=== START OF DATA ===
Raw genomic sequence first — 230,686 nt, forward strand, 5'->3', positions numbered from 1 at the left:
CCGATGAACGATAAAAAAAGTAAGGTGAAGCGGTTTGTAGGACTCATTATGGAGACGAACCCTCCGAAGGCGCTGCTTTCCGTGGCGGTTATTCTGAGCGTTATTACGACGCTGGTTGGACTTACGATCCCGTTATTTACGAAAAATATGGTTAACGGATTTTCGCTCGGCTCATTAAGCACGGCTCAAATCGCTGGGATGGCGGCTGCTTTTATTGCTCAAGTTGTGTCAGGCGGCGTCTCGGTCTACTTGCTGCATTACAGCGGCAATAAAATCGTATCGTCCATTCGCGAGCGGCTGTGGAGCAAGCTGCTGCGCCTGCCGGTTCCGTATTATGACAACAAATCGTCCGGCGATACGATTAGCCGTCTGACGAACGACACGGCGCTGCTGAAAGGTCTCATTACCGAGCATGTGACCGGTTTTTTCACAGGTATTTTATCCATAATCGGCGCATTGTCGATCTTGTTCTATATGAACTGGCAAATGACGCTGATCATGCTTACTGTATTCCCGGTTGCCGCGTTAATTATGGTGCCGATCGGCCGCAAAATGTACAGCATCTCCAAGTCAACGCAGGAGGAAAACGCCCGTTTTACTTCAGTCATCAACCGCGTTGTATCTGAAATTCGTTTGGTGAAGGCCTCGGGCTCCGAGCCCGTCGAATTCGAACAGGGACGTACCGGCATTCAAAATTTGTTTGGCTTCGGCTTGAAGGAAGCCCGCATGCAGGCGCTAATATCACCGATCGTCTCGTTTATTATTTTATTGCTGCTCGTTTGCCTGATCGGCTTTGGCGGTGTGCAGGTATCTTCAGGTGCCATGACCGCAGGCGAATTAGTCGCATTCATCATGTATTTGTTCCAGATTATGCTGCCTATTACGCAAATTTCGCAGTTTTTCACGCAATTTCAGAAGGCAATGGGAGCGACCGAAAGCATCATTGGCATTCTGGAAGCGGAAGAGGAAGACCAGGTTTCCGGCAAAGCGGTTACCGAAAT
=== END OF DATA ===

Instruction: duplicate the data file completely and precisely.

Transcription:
Raw genomic sequence first — 230,686 nt, forward strand, 5'->3', positions numbered from 1 at the left:
CCGATGAACGATAAAAAAAGTAAGGTGAAGCGGTTTGTAGGACTCATTATGGAGACGAACCCTCCGAAGGCGCTGCTTTCCGTGGCGGTTATTCTGAGCGTTATTACGACGCTGGTTGGACTTACGATCCCGTTATTTACGAAAAATATGGTTAACGGATTTTCGCTCGGCTCATTAAGCACGGCTCAAATCGCTGGGATGGCGGCTGCTTTTATTGCTCAAGTTGTGTCAGGCGGCGTCTCGGTCTACTTGCTGCATTACAGCGGCAATAAAATCGTATCGTCCATTCGCGAGCGGCTGTGGAGCAAGCTGCTGCGCCTGCCGGTTCCGTATTATGACAACAAATCGTCCGGCGATACGATTAGCCGTCTGACGAACGACACGGCGCTGCTGAAAGGTCTCATTACCGAGCATGTGACCGGTTTTTTCACAGGTATTTTATCCATAATCGGCGCATTGTCGATCTTGTTCTATATGAACTGGCAAATGACGCTGATCATGCTTACTGTATTCCCGGTTGCCGCGTTAATTATGGTGCCGATCGGCCGCAAAATGTACAGCATCTCCAAGTCAACGCAGGAGGAAAACGCCCGTTTTACTTCAGTCATCAACCGCGTTGTATCTGAAATTCGTTTGGTGAAGGCCTCGGGCTCCGAGCCCGTCGAATTCGAACAGGGACGTACCGGCATTCAAAATTTGTTTGGCTTCGGCTTGAAGGAAGCCCGCATGCAGGCGCTAATATCACCGATCGTCTCGTTTATTATTTTATTGCTGCTCGTTTGCCTGATCGGCTTTGGCGGTGTGCAGGTATCTTCAGGTGCCATGACCGCAGGCGAATTAGTCGCATTCATCATGTATTTGTTCCAGATTATGCTGCCTATTACGCAAATTTCGCAGTTTTTCACGCAATTTCAGAAGGCAATGGGAGCGACCGAAAGCATCATTGGCATTCTGGAAGCGGAAGAGGAAGACCAGGTTTCCGGCAAAGCGGTTACCGAAAT